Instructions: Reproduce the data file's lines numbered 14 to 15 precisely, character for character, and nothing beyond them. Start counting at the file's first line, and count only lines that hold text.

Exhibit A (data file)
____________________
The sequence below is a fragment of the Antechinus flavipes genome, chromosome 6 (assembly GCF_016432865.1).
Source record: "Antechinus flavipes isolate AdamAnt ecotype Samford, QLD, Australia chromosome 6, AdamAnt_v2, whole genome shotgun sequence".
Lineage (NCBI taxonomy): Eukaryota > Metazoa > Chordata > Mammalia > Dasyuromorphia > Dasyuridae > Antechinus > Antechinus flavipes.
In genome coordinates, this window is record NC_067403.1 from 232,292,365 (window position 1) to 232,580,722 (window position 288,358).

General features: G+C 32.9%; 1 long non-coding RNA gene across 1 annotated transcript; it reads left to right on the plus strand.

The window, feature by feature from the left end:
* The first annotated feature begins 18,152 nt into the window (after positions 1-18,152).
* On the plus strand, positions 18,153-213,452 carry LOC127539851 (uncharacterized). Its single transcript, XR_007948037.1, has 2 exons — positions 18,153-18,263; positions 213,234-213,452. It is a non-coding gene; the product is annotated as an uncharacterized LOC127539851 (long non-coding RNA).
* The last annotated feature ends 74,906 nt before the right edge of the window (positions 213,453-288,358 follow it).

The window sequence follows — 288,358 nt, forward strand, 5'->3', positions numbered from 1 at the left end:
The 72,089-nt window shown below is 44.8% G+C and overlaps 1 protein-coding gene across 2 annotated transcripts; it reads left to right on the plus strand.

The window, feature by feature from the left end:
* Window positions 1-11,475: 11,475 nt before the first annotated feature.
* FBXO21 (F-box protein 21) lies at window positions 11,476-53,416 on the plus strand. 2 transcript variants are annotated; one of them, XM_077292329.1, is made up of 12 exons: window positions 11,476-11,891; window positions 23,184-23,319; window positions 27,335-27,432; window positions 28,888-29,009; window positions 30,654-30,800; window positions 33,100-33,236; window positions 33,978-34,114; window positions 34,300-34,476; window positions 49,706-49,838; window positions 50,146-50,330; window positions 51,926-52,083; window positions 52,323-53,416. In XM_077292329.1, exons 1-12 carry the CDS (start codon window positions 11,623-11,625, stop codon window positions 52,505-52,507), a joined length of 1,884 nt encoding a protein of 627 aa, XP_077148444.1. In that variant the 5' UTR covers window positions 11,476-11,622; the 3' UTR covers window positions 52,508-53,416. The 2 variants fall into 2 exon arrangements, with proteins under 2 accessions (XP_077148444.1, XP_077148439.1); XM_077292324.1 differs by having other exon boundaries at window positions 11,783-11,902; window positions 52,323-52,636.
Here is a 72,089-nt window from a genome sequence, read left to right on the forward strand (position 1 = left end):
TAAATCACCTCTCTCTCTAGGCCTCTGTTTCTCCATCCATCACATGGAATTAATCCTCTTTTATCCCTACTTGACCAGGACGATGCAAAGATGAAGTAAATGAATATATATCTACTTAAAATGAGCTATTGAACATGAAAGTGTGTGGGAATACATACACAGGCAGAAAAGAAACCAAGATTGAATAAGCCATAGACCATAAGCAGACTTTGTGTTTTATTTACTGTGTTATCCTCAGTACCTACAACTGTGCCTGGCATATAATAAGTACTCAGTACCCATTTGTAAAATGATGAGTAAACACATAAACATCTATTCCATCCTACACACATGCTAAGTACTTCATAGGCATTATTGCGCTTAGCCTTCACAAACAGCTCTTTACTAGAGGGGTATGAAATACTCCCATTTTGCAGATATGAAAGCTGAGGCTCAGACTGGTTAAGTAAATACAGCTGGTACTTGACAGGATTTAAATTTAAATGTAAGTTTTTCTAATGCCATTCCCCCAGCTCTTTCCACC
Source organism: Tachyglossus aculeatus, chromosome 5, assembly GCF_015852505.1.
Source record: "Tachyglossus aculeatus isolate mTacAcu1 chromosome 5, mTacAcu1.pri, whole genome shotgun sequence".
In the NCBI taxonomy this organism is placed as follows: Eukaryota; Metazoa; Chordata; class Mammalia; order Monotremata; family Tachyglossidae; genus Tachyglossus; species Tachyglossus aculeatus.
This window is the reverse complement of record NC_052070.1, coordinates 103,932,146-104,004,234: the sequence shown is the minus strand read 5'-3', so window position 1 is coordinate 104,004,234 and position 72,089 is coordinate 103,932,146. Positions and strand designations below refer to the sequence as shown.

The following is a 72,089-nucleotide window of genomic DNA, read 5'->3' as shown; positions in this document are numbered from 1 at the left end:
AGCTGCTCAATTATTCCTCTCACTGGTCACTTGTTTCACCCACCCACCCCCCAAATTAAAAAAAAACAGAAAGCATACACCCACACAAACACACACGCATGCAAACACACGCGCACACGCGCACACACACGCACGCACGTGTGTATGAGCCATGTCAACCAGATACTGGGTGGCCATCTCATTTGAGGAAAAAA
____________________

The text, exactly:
* FBXO21 (F-box protein 21) lies at window positions 11,476-53,416 on the plus strand. 2 transcript variants are annotated; one of them, XM_077292329.1, is made up of 12 exons: window positions 11,476-11,891; window positions 23,184-23,319; window positions 27,335-27,432; window positions 28,888-29,009; window positions 30,654-30,800; window positions 33,100-33,236; window positions 33,978-34,114; window positions 34,300-34,476; window positions 49,706-49,838; window positions 50,146-50,330; window positions 51,926-52,083; window positions 52,323-53,416. In XM_077292329.1, exons 1-12 carry the CDS (start codon window positions 11,623-11,625, stop codon window positions 52,505-52,507), a joined length of 1,884 nt encoding a protein of 627 aa, XP_077148444.1. In that variant the 5' UTR covers window positions 11,476-11,622; the 3' UTR covers window positions 52,508-53,416. The 2 variants fall into 2 exon arrangements, with proteins under 2 accessions (XP_077148444.1, XP_077148439.1); XM_077292324.1 differs by having other exon boundaries at window positions 11,783-11,902; window positions 52,323-52,636.
Here is a 72,089-nt window from a genome sequence, read left to right on the forward strand (position 1 = left end):